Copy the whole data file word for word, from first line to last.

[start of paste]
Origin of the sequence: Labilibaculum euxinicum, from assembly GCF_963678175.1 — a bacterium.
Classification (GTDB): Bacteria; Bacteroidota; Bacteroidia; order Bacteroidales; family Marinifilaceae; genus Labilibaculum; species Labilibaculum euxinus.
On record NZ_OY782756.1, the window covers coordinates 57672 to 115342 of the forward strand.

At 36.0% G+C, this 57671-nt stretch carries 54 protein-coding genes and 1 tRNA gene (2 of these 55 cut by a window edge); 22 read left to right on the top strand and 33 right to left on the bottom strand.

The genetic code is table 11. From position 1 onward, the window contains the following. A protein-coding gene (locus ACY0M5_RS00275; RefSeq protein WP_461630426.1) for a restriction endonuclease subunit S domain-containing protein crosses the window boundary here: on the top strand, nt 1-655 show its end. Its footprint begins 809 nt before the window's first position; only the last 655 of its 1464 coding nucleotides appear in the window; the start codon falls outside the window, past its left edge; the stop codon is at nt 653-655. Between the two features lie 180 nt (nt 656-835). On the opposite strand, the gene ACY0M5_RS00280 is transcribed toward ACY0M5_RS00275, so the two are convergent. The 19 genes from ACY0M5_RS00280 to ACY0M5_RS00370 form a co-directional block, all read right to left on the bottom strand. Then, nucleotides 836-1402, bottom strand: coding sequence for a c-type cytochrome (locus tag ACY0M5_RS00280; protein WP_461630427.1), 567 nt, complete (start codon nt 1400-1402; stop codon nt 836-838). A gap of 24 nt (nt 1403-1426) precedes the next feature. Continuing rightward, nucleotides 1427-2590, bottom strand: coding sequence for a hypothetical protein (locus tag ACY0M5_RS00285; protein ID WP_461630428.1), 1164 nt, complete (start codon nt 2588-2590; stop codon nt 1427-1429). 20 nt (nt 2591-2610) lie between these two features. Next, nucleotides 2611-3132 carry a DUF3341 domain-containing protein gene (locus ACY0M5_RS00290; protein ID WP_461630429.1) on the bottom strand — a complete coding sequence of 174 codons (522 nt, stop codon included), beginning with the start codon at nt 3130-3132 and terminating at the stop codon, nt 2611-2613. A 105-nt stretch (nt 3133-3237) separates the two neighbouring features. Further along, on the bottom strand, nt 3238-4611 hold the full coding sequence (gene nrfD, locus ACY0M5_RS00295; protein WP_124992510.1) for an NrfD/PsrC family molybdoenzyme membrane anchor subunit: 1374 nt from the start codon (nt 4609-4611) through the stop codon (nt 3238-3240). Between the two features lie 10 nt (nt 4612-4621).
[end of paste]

Origin of the sequence: Labilibaculum euxinicum, from assembly GCF_963678175.1 — a bacterium.
Classification (GTDB): Bacteria; Bacteroidota; Bacteroidia; order Bacteroidales; family Marinifilaceae; genus Labilibaculum; species Labilibaculum euxinus.
On record NZ_OY782756.1, the window covers coordinates 57672 to 115342 of the forward strand.

At 36.0% G+C, this 57671-nt stretch carries 54 protein-coding genes and 1 tRNA gene (2 of these 55 cut by a window edge); 22 read left to right on the top strand and 33 right to left on the bottom strand.

The genetic code is table 11. From position 1 onward, the window contains the following. A protein-coding gene (locus ACY0M5_RS00275; RefSeq protein WP_461630426.1) for a restriction endonuclease subunit S domain-containing protein crosses the window boundary here: on the top strand, nt 1-655 show its end. Its footprint begins 809 nt before the window's first position; only the last 655 of its 1464 coding nucleotides appear in the window; the start codon falls outside the window, past its left edge; the stop codon is at nt 653-655. Between the two features lie 180 nt (nt 656-835). On the opposite strand, the gene ACY0M5_RS00280 is transcribed toward ACY0M5_RS00275, so the two are convergent. The 19 genes from ACY0M5_RS00280 to ACY0M5_RS00370 form a co-directional block, all read right to left on the bottom strand. Then, nucleotides 836-1402, bottom strand: coding sequence for a c-type cytochrome (locus tag ACY0M5_RS00280; protein WP_461630427.1), 567 nt, complete (start codon nt 1400-1402; stop codon nt 836-838). A gap of 24 nt (nt 1403-1426) precedes the next feature. Continuing rightward, nucleotides 1427-2590, bottom strand: coding sequence for a hypothetical protein (locus tag ACY0M5_RS00285; protein ID WP_461630428.1), 1164 nt, complete (start codon nt 2588-2590; stop codon nt 1427-1429). 20 nt (nt 2591-2610) lie between these two features. Next, nucleotides 2611-3132 carry a DUF3341 domain-containing protein gene (locus ACY0M5_RS00290; protein ID WP_461630429.1) on the bottom strand — a complete coding sequence of 174 codons (522 nt, stop codon included), beginning with the start codon at nt 3130-3132 and terminating at the stop codon, nt 2611-2613. A 105-nt stretch (nt 3133-3237) separates the two neighbouring features. Further along, on the bottom strand, nt 3238-4611 hold the full coding sequence (gene nrfD, locus ACY0M5_RS00295; protein WP_124992510.1) for an NrfD/PsrC family molybdoenzyme membrane anchor subunit: 1374 nt from the start codon (nt 4609-4611) through the stop codon (nt 3238-3240). Between the two features lie 10 nt (nt 4612-4621).